In progressive San Francisco, space for LGBTQ residents continues to shrink, so as Pride enters its 47th celebration, “holding space” is key, say advocates.
Two of those events – the Dyke March, in its 25th year, and the Trans March, in its 13th year – take place in the Mission District this weekend, where space has become an increasingly precious commodity. Places where queer and trans people socialize and live have closed or been priced out of reach.
“On any given day there is no space I can go to that is specifically geared, designed to be a place for queer women, whether it be a bar or bookstore or coffeeshop,” said Elizabeth Lanyon, the fundraising co-chair for the San Francisco Dyke March.
That also means there are fewer LGBTQ people in the city. “If queers get pushed out of San Francisco, they’re not going to be coming back over here to go to their coffeeshop or bar,” Lanyon said.
The corridor of Lesbian-owned shops that thrived on Valencia in the late 1970s and 1980s, is long gone and in 2014, the last Lesbian bar, The Lexington Club, closed its doors. Now only the bronze sidewalk plaque at Lexington and 19th streets reminds pedestrians that for over two decades “every night” was ladies night. Increasingly, the young gay community is in the East Bay.
In San Francisco – with its reputation as a mecca for gay youth – LGBT people are overrepresented among the homeless. Nearly 20 percent of local homeless people surveyed last year identified as part of that community, and that proportion jumps to nearly half among youth homeless.
One advocate is looking at the city’s budget. Danielle Castro, a spokesperson for the Trans March, said one way in which the city should support the trans community would be to increase funding for advocacy groups. Castro has joined the Budget Justice Coalition, which is requesting $1.3 million to be added to the 2017-2018 city budget for social justice, supportive service and research initiatives for transgender people.
Specific to transgender services, the city budget contains about $825,000 in ongoing funding and a newly allocated $140,000 for the team of the Mayor’s Senior Adviser on Trans Initiatives and $120,000 for job readiness services aimed at the trans community.
Roma Guy, cofounder of the Women’s Building and a longtime lesbian and feminist activist in San Francisco, stressed the importance of pushing for more, especially when it comes to the concerns of other marginalized groups that LGBT people might be a part of.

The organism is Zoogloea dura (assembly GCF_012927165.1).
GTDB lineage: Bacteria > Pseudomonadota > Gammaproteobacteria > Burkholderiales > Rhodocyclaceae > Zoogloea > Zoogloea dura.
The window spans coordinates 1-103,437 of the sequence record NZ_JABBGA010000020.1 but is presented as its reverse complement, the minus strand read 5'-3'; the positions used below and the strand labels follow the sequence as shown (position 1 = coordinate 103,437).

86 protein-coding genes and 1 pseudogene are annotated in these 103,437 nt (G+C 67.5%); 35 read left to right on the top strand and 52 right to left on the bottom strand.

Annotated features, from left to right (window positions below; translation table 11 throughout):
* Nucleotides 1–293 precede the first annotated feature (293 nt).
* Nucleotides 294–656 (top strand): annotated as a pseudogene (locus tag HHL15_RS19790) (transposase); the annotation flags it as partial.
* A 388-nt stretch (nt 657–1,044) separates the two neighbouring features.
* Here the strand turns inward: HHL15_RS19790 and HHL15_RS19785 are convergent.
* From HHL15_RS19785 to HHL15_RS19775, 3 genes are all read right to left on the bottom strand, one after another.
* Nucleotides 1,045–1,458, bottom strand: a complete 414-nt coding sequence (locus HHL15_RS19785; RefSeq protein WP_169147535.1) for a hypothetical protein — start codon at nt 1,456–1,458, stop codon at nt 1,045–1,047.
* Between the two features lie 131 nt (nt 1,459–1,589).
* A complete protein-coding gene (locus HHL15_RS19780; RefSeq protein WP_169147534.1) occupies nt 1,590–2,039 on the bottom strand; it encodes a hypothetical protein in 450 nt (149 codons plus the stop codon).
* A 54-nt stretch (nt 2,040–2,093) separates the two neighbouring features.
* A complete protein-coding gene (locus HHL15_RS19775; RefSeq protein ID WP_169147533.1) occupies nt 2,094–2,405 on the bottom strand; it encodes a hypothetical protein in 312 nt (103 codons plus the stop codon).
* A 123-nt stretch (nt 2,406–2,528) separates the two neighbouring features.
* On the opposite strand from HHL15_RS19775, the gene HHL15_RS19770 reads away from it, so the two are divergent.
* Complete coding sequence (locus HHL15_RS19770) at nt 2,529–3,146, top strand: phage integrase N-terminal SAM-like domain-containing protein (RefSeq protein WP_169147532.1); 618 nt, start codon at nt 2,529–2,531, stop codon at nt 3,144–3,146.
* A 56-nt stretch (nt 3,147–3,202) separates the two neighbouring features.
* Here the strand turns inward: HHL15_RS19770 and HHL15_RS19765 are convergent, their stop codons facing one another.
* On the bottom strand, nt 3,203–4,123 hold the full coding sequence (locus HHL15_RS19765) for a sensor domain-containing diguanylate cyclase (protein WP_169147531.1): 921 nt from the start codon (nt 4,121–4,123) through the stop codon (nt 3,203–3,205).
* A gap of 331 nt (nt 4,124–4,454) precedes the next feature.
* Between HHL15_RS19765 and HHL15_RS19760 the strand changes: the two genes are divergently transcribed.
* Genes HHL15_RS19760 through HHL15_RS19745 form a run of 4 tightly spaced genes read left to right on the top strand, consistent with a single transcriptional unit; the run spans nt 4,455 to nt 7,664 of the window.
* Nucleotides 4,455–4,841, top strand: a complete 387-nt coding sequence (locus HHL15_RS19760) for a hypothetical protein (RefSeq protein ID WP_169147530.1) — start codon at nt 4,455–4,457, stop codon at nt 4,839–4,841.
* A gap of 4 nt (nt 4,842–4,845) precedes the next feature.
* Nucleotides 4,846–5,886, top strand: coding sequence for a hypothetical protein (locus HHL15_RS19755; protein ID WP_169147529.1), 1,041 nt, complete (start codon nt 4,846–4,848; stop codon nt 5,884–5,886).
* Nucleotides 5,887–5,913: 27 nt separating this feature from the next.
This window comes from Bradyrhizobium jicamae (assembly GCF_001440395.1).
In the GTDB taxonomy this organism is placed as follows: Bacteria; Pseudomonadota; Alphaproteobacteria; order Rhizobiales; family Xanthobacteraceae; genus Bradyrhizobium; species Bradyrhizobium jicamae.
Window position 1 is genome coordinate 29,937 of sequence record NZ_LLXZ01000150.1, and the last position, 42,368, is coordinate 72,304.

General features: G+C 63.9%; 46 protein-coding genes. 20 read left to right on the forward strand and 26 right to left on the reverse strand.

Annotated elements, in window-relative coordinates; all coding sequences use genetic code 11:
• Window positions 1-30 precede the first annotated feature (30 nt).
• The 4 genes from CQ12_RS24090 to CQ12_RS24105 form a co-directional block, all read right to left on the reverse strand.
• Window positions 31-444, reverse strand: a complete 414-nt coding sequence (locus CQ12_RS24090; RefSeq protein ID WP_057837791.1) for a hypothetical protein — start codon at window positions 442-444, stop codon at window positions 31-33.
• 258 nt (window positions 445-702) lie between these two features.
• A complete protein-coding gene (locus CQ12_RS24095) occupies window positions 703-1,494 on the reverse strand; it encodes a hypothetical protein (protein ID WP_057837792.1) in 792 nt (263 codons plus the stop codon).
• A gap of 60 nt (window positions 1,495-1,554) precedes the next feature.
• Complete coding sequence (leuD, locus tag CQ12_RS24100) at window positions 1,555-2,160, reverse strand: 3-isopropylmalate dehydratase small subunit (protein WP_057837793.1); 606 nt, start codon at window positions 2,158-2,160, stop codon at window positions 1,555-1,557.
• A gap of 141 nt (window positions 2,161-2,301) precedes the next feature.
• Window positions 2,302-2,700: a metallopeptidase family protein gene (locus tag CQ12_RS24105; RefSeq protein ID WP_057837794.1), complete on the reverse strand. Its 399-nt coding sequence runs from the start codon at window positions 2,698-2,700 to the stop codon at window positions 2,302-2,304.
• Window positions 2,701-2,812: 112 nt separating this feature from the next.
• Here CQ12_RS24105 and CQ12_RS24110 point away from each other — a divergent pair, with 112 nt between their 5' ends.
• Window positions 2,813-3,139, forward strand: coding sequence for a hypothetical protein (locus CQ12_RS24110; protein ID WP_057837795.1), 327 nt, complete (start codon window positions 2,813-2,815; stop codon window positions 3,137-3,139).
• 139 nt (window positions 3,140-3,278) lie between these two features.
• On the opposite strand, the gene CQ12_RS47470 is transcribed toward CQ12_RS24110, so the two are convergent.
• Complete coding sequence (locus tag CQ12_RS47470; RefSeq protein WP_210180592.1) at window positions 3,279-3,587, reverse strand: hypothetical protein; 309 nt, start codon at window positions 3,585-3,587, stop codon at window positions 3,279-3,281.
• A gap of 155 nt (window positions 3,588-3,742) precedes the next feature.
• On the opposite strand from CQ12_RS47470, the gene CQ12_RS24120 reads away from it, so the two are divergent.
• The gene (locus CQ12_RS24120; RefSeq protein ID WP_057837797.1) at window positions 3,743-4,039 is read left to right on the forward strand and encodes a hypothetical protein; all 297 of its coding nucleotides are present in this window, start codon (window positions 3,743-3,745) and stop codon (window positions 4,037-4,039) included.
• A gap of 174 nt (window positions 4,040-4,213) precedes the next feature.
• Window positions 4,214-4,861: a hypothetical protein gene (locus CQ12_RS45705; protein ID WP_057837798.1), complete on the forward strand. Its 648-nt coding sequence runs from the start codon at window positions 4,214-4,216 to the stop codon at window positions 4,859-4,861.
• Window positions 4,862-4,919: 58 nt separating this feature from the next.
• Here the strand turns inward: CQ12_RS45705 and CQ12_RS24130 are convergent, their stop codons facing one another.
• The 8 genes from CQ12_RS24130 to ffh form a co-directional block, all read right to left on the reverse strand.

“We’ve achieved what I would call some level of equality as people and citizens. The challenge is that we don’t have equity in our identity,” Guy said. “I’m white I’m a lesbian, but if I was Iraqi, I wouldn’t have all those rights. If I was black…my freedom wouldn’t be the same. If I was a ‘Dream’ child I could be deported, as gay or anything else, because that particular racism and national bias related to citizenship would trump my gayness if you wish, my LGBTQ identity.”
Physical safety is another element of providing space for marginalized groups. Violence against LGBT people nationwide has been rising, and according to one study reached a peak last year, even without including the Pulse nightclub massacre in Florida that claimed 49 lives.
Locally, trans inmates are still housed in facilities meant for their assigned gender, not the gender they identify as. Just last year a man was apparently beaten for being gay in the Marina, and it was only in 2015 that a transgender woman was murdered in the Bayview.
At the Trans March, community-trained safety teams will help keep an eye on things. Controlled substances are discouraged. Assistance will be available for mobility-impaired participants. And although police officers will be present, organizers are leery.
“There have been acts of violence, historically, from the police department against trans people and also undocumented immigrants,” said Castro, adding that those who attend should not engage in discussions with the police. “We’re in solidarity with other movements, like Black Lives Matter and the resistance movement, and we want to make sure that the trans march is a safe place for everybody.”
That also means instructing members of the community who aren’t part of the group the march is meant for on how best to be supportive.
Lanyon said that every year, Dyke March organizers are flooded afterwards with emails asking why there were so many men in the march. Some don’t like that.
“There’s overarching feeling of, I don’t feel comfortable when there’s men in the group,” Lanyon said. “We have been putting out messages on allyship.”
Those include requests that allies step to the side when the march is in progress, and not use the march as an excuse to party. It might also include requests for more practical help rather than simply making an appearance: Cleaning up Dolores Park after the march leaves, for example.
Being supportive of the needs of other groups that marchers may be a part of is central to both events.
“We are leaders in that space, we have to be the ones who put that stuff on the map, who are saying, yes we’re queer. We’re also black, we’re also trans, or sex workers, or any of these things. We are all of them,” Lanyon said.
They are also protests.
“The march is an act of resistance,” said Castro, who recently stepped away from her role as Grand Marshal of the citywide Pride parade because its organizers chose to limit the role of protest in the parade. “We protest and let people know that we’re not going anywhere and we’re always going to push back so as long as there’s injustice against trans and nonbinary people.”
The Trans March leaves from 19th and Dolores streets at 6 p.m. on Friday June 23 with programming at Dolores Park beginning at 11 a.m. The Dyke March begins on Saturday, June 24 at 5 p.m. at 18th and Dolores streets, with programming at Dolores Park beginning at 11 a.m.